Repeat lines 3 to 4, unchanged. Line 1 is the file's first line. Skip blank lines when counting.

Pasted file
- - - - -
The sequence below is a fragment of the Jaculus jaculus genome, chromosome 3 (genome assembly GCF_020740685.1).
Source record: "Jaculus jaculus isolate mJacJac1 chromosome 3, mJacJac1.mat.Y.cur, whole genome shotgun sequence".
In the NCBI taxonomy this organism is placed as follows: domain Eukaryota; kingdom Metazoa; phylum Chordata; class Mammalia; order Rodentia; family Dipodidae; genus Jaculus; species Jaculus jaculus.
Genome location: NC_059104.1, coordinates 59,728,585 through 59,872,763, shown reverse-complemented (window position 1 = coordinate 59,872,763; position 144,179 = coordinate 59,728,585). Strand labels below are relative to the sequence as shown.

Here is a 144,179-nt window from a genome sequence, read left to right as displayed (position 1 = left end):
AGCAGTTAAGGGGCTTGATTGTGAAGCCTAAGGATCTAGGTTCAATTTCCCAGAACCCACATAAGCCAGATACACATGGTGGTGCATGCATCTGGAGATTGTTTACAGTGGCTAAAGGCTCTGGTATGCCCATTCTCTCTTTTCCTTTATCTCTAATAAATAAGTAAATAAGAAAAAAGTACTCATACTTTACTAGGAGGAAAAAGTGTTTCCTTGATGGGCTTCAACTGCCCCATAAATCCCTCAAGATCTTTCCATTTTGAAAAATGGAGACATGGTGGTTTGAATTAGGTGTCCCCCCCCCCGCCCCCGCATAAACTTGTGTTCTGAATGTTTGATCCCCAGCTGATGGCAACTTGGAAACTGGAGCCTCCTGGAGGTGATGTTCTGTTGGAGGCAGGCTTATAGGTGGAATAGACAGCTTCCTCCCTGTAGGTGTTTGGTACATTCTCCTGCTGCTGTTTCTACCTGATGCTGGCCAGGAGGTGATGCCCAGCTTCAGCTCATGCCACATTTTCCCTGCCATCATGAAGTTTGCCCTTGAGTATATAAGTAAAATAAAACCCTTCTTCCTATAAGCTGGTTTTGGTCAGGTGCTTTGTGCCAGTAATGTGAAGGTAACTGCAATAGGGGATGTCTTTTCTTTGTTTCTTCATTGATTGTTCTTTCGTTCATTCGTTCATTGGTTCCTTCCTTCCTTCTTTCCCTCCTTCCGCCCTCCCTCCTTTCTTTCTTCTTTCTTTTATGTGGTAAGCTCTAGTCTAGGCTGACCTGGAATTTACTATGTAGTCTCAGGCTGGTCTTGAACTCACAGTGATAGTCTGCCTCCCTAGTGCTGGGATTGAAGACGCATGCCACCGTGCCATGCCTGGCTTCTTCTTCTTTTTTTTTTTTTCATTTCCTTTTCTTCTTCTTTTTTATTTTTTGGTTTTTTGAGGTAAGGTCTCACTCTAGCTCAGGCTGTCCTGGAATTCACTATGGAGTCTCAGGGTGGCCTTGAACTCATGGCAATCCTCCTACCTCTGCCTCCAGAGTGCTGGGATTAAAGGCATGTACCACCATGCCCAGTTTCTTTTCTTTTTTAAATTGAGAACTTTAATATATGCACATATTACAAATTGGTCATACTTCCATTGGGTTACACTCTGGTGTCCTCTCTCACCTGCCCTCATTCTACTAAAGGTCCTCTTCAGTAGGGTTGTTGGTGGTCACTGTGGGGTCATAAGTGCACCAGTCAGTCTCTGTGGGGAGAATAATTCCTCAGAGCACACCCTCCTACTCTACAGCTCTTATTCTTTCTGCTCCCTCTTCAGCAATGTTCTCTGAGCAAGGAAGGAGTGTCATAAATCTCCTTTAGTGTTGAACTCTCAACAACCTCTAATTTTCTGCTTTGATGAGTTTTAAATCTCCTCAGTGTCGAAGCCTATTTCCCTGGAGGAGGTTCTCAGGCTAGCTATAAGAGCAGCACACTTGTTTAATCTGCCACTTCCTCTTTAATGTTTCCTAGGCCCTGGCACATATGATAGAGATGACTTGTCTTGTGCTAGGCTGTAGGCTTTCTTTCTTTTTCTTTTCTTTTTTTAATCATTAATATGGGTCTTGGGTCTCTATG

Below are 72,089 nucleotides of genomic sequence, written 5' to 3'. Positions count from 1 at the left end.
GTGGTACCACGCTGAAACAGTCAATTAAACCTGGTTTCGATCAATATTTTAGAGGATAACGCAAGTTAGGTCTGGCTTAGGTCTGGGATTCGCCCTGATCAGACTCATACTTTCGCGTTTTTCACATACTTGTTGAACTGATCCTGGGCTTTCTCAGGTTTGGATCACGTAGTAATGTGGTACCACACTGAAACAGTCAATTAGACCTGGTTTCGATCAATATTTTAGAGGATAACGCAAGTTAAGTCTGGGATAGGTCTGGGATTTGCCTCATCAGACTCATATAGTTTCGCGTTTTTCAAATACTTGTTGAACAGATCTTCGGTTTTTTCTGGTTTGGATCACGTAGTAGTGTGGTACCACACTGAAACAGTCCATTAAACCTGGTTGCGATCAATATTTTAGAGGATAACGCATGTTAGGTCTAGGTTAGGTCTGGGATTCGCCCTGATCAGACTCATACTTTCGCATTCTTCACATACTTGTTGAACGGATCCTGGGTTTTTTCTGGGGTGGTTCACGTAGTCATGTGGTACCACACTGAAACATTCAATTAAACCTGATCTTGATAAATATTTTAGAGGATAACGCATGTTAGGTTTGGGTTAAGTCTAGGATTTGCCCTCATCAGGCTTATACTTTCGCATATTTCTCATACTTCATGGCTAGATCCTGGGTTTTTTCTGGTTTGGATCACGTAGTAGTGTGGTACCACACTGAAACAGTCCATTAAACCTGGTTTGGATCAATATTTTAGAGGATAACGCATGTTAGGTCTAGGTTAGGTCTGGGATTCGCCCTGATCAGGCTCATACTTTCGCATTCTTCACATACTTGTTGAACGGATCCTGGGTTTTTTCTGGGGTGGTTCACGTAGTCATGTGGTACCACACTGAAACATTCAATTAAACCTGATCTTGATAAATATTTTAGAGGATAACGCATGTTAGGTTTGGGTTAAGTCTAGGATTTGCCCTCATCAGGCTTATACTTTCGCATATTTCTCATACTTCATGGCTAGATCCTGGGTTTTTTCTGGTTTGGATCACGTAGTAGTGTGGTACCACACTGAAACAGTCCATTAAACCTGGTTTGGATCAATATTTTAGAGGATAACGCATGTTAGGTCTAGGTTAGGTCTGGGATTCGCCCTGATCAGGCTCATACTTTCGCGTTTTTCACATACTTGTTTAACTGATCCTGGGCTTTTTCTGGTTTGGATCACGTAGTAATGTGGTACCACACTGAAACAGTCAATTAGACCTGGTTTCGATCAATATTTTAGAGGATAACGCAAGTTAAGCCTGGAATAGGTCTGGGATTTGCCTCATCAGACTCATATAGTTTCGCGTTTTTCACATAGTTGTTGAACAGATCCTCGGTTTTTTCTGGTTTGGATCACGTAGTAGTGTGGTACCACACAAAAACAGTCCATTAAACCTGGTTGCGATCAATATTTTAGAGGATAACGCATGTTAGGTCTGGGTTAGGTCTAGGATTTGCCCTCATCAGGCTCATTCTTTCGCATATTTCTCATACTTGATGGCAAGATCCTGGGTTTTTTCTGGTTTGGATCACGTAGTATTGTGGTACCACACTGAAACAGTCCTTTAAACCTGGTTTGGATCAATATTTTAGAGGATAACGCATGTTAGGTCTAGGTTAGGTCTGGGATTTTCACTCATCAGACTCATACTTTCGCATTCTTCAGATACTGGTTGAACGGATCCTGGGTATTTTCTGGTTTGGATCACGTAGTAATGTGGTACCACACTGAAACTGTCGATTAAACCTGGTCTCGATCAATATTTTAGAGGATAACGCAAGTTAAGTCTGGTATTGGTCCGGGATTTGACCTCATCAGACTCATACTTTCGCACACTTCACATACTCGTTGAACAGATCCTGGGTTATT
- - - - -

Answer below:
In the NCBI taxonomy this organism is placed as follows: domain Eukaryota; kingdom Metazoa; phylum Chordata; class Mammalia; order Rodentia; family Dipodidae; genus Jaculus; species Jaculus jaculus.
Genome location: NC_059104.1, coordinates 59,728,585 through 59,872,763, shown reverse-complemented (window position 1 = coordinate 59,872,763; position 144,179 = coordinate 59,728,585). Strand labels below are relative to the sequence as shown.